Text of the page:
Thomas Rust Underwood
| United States Senator |
March 19, 1951 –November 4, 1952
|Preceded by||Virgil Chapman|
|Succeeded by||John S. Cooper|
|Member of the U.S.HouseofRepresentatives |
from Kentucky's 6th district
January 3, 1949 –March 17, 1951
|Preceded by||Virgil Chapman|
|Succeeded by||John C. Watts|
|Born||March 3, 1898|
|Died||June 29, 1956 58) (aged|
Thomas Rust Underwood (March 3, 1898 –June 29, 1956) served Kentucky in the United States House of Representatives and in the United States Senate.
Kentucky, officially the Commonwealth of Kentucky, is a state located in the east south-central region of the United States. Although styled as the "State of Kentucky" in the law creating it,, Kentucky is one of four U.S. states constituted as a commonwealth. Originally a part of Virginia, in 1792 Kentucky split from it and became the 15th state to join the Union. Kentucky is the 37th most extensive and the 26th most populous of the 50 United States.
The United States House of Representatives is the lower house of the United States Congress, the Senate being the upper house. Together they compose the national legislature of the United States.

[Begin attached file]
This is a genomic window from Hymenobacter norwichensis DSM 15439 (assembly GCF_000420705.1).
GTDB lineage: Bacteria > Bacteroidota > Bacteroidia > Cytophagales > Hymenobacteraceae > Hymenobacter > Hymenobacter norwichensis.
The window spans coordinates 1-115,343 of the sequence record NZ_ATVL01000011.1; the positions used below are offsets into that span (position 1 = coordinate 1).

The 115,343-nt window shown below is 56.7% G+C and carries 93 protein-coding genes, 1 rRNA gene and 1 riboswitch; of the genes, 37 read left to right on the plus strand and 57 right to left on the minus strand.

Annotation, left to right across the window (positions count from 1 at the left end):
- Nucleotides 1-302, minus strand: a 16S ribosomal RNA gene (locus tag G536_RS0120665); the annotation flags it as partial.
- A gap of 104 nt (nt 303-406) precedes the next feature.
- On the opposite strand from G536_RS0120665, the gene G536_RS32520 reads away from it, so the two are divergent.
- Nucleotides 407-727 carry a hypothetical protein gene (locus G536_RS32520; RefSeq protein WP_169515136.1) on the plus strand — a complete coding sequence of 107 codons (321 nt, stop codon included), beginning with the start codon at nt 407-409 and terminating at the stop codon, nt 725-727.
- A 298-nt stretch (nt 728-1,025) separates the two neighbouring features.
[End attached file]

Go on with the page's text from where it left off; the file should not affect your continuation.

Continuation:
The United States Senate is the upper chamber of the United States Congress which, along with the United States House of Representatives—the lower chamber—comprises the legislature of the United States. The Senate chamber is located in the north wing of the Capitol Building, in Washington, D.C.
Underwood was born in Hopkinsville, Kentucky. He worked at the Lexington newspaper and in various state government and horse racing jobs until he was elected as a Democrat to the Eighty-first Congress; he was reelected to the Eighty-second Congress and served from January 3, 1949, until his resignation on March 17, 1951.
Hopkinsville is a home rule-class city in and the county seat of Christian County, Kentucky, United States. The population at the 2010 census was 31,577.